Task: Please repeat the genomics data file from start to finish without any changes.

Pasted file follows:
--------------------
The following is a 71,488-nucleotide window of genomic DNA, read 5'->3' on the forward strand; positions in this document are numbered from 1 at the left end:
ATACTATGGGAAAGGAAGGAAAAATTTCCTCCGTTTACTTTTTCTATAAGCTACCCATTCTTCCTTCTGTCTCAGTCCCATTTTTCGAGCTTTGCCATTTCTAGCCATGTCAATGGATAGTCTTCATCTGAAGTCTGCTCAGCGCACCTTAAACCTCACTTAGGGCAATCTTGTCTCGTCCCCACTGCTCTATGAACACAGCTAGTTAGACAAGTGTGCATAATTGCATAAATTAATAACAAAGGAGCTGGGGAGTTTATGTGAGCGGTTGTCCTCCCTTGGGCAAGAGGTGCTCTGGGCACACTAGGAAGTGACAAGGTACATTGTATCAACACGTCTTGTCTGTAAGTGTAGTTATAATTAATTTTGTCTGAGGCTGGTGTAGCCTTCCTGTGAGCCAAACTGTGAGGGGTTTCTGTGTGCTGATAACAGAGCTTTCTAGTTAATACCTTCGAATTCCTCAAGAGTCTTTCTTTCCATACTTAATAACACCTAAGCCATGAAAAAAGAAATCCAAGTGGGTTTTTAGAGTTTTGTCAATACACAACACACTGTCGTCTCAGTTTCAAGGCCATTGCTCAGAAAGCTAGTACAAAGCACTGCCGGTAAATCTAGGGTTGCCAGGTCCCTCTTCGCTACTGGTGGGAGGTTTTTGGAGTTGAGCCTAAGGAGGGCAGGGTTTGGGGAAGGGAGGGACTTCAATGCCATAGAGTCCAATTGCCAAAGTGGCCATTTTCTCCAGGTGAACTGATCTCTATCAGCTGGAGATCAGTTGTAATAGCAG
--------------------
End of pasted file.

The following is a 71,488-nucleotide window of genomic DNA, read 5'->3' on the forward strand; positions in this document are numbered from 1 at the left end:
ATACTATGGGAAAGGAAGGAAAAATTTCCTCCGTTTACTTTTTCTATAAGCTACCCATTCTTCCTTCTGTCTCAGTCCCATTTTTCGAGCTTTGCCATTTCTAGCCATGTCAATGGATAGTCTTCATCTGAAGTCTGCTCAGCGCACCTTAAACCTCACTTAGGGCAATCTTGTCTCGTCCCCACTGCTCTATGAACACAGCTAGTTAGACAAGTGTGCATAATTGCATAAATTAATAACAAAGGAGCTGGGGAGTTTATGTGAGCGGTTGTCCTCCCTTGGGCAAGAGGTGCTCTGGGCACACTAGGAAGTGACAAGGTACATTGTATCAACACGTCTTGTCTGTAAGTGTAGTTATAATTAATTTTGTCTGAGGCTGGTGTAGCCTTCCTGTGAGCCAAACTGTGAGGGGTTTCTGTGTGCTGATAACAGAGCTTTCTAGTTAATACCTTCGAATTCCTCAAGAGTCTTTCTTTCCATACTTAATAACACCTAAGCCATGAAAAAAGAAATCCAAGTGGGTTTTTAGAGTTTTGTCAATACACAACACACTGTCGTCTCAGTTTCAAGGCCATTGCTCAGAAAGCTAGTACAAAGCACTGCCGGTAAATCTAGGGTTGCCAGGTCCCTCTTCGCTACTGGTGGGAGGTTTTTGGAGTTGAGCCTAAGGAGGGCAGGGTTTGGGGAAGGGAGGGACTTCAATGCCATAGAGTCCAATTGCCAAAGTGGCCATTTTCTCCAGGTGAACTGATCTCTATCAGCTGGAGATCAGTTGTAATAGCAG